Rougemont Gardens to the south-west of Rougemont Castle comprise areas of lawns and informal ornamental planting formed on the former defences of the Castle. A deep grassy declivity extends west and north-west from Rougemont House towards the city wall which forms the boundary between Rougemont Gardens and Northernhay. To the north-east of this declivity the steep south-west-facing slopes of the castle mound are planted with C18, C19, and C20 ornamental trees and shrubs. A contoured walk traverses this slope, leading west and north-west from a point immediately west of the Gate Tower adjacent to Rougemont House. Some 150m north-west of Rougemont House this walk divides: one branch ascends north to a bastion from which there are extensive views south and south-east across the city towards the cathedral; the other branch sweeps north-west round the north-west end of the grassy declivity to reach the postern gate leading to Northernhay. A further walk sweeps south, west, and north-west from Rougemont House to reach the postern gate. The walk passes to the south of an artificial mound planted with mature shrubbery and specimen trees c 50m west of the House. To the north-west of this mound is an area of lawn in which is set a group of rose beds and other late C20 ornamental planting. A slightly raised terrace incorporating an early C20 rock garden extends parallel to the city wall to the north-west of the lawns. The layout of Rougemont Gardens corresponds closely to that shown on Roper's map of Exeter (1820), and the late C19 OS map (1890). The early C19 garden developed by Edward Granger and William Jackson associated with the late C18 villa built by John Patch was acquired by the city in 1910 and opened to the public.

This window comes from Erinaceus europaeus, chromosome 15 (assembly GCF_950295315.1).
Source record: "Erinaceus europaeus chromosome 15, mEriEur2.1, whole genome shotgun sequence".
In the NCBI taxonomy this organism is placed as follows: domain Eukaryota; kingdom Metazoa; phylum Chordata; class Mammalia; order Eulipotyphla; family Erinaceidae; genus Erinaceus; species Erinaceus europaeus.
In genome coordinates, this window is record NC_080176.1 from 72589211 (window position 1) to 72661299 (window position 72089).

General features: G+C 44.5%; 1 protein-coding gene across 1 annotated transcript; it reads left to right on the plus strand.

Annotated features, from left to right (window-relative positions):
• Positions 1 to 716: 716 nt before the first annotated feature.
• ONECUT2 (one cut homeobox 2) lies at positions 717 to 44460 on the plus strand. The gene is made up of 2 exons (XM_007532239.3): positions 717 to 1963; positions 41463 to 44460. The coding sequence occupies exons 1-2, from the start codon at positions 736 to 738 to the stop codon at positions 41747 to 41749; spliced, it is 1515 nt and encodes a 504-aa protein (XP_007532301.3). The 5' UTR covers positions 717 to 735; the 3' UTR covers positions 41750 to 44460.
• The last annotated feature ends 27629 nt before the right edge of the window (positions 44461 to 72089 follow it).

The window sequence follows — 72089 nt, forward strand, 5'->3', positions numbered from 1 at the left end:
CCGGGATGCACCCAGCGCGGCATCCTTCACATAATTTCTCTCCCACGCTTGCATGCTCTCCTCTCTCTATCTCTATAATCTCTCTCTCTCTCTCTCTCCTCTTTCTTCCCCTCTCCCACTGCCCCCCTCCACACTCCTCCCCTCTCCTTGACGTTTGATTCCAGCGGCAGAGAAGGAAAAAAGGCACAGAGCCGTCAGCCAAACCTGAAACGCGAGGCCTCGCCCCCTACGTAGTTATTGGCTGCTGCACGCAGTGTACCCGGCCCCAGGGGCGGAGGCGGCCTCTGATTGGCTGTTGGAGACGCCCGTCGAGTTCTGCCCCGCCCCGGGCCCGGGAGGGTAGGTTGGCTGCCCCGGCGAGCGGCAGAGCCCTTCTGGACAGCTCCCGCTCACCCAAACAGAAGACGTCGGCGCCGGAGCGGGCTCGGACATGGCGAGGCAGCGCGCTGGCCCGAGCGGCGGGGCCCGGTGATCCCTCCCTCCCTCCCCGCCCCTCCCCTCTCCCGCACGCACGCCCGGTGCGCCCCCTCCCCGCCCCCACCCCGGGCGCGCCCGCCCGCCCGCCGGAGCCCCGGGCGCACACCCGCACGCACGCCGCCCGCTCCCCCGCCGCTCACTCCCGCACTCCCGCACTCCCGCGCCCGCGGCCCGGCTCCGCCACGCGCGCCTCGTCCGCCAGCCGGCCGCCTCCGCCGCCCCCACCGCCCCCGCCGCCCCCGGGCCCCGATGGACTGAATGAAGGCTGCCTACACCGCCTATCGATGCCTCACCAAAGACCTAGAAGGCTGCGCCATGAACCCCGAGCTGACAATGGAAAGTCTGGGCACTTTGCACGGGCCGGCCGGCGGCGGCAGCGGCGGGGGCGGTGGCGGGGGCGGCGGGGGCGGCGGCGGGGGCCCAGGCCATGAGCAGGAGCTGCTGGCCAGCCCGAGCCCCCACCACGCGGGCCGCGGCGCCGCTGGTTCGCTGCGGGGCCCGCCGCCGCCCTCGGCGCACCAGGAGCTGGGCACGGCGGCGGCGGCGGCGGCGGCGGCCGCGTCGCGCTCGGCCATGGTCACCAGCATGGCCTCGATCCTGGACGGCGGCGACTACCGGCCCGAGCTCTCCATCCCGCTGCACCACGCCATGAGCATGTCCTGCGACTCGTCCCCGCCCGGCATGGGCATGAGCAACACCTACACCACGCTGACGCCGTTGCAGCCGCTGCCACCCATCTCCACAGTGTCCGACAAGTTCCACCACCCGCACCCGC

Worth's Exeter Guide, (4th edn c 1900), pp 74-5
E A Freeman, Exeter (1906), p 121
T H Mawson, Civic Art: Studies in Town Planning (1911), p 130
W G Hoskins, Two Thousand Years in Exeter (1974), pp 64-5, 94, 112-13, 149
H Meller, Exeter Architecture (1989), pp 61-79
N Pevsner and B Cherry, The Buildings of England: Devon (2nd edn 1989), pp 400-03
M Girouard, The English Town (1990), p 269
Civitas Exoniae, c 1690 (Devon Record Office)
C Tozer, Plan of Exeter, mid C18 (Devon Record Office)
J Roper, Exeter, c 1820 (West Country Studies Library, Exeter)
OS 6" to 1 mile: 2nd edition published 1906
OS 25" to 1 mile: 1st edition surveyed 1883, published 1890
2nd edition published 1905
Early C20 photographs published in Exeter Illustrated Souvenir of the Visit of the Royal Sanitary Institute (1913), (West Country Studies Library)
Description written: February 2002
Register Inspector: JML
Edited: November 2002